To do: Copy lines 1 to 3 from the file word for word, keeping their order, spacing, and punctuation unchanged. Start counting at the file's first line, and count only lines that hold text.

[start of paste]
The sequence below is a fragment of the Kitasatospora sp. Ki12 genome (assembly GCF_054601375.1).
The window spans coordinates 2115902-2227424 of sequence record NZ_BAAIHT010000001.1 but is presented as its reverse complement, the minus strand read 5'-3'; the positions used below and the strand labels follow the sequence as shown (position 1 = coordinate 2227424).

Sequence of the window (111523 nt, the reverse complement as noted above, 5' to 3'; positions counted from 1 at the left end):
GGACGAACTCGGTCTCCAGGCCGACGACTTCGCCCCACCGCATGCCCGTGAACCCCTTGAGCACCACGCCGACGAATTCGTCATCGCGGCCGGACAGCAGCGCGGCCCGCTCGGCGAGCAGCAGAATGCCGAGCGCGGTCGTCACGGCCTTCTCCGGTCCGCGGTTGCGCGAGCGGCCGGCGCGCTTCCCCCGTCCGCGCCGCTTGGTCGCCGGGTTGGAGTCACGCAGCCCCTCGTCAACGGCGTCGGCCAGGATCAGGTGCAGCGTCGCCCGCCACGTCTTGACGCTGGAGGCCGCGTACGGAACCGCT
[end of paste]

The sequence below is a fragment of the Kitasatospora sp. Ki12 genome (assembly GCF_054601375.1).
The window spans coordinates 2115902-2227424 of sequence record NZ_BAAIHT010000001.1 but is presented as its reverse complement, the minus strand read 5'-3'; the positions used below and the strand labels follow the sequence as shown (position 1 = coordinate 2227424).

Sequence of the window (111523 nt, the reverse complement as noted above, 5' to 3'; positions counted from 1 at the left end):